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Victorian Supreme Court

In this case, the parties as well as the court could not comprehend to who was liable for GST on the sale of the land as a condition in the contract was “so obscure and incapable of any definite or precise meaning” as to label which party was to pay the tax.

The court ultimately held that the GST clause was not conditional on the operation of the contract. This means that the parties were not relying on the GST clause when the money switched hands. As a result the GST clause itself was removed from the contract by the court and the vendor was liable for the GST.

This decision should encourage those who are selling or buying a property to ensure that their intentions are clearly documented when it comes to who should pay the GST. Having the proper contracts provided could potentially save this dispute from arising again.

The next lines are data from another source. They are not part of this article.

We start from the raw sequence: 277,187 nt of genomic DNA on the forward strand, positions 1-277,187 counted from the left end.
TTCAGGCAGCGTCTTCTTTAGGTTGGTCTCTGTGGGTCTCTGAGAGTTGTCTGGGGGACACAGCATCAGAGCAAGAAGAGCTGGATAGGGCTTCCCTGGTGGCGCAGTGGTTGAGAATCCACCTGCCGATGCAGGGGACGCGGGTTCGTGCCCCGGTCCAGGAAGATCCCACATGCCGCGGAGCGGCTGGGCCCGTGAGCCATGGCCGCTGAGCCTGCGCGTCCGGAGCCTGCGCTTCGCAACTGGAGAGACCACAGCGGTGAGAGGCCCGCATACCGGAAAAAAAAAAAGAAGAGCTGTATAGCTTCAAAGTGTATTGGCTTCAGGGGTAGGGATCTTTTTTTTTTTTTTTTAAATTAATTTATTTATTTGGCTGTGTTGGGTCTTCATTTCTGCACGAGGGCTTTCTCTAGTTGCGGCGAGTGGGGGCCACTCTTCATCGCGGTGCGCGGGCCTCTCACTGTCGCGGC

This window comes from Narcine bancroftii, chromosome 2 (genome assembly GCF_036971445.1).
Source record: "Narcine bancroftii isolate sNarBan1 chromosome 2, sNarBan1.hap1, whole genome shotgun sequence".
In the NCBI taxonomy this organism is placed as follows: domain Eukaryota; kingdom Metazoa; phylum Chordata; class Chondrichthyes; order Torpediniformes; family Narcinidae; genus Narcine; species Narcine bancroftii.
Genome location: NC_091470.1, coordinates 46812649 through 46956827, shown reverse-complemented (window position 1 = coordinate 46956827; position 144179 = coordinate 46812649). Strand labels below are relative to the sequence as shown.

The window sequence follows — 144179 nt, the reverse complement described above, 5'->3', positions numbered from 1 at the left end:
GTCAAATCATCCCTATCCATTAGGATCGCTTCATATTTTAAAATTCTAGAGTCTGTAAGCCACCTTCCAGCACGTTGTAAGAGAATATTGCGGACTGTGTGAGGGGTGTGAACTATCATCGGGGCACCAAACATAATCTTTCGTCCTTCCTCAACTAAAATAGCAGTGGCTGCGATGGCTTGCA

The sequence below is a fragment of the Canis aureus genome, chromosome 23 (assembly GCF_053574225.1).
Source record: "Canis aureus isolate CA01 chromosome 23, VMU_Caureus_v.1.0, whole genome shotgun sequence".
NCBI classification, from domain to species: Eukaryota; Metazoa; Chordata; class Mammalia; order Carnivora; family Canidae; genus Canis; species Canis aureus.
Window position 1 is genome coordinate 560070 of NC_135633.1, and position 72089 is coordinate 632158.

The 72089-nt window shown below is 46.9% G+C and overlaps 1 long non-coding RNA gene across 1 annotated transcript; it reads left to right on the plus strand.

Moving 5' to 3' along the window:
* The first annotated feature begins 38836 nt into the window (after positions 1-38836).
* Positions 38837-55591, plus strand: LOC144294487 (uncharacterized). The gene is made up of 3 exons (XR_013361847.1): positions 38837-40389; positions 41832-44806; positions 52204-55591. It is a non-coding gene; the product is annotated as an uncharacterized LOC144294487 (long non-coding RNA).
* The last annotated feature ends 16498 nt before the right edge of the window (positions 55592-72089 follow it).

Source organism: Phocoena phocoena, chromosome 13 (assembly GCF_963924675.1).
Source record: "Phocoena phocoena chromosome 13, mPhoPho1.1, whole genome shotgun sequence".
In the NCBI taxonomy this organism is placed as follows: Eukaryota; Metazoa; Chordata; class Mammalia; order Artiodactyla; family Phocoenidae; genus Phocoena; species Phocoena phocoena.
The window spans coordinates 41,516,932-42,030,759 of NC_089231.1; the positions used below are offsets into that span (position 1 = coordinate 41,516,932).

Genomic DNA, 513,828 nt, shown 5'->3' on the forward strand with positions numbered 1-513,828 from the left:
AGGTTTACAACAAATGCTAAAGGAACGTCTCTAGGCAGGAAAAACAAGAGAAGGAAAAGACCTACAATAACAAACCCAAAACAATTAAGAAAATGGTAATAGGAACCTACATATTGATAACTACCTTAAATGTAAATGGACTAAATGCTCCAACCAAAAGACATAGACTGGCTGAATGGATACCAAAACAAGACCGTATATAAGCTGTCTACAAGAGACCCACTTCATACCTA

If you would like to discuss this case further, you should contact our property team at Matthews Folbigg on 9635 7966.

Anna Zdrilic

Director, Property and Commercial Groups

Phone:  02 9806 7461


DISCLAIMER: This article is provided to clients and readers for their general information and on a complimentary basis. It contains a brief summary only and should not be relied upon or used as definitive or complete statement of the relevant law.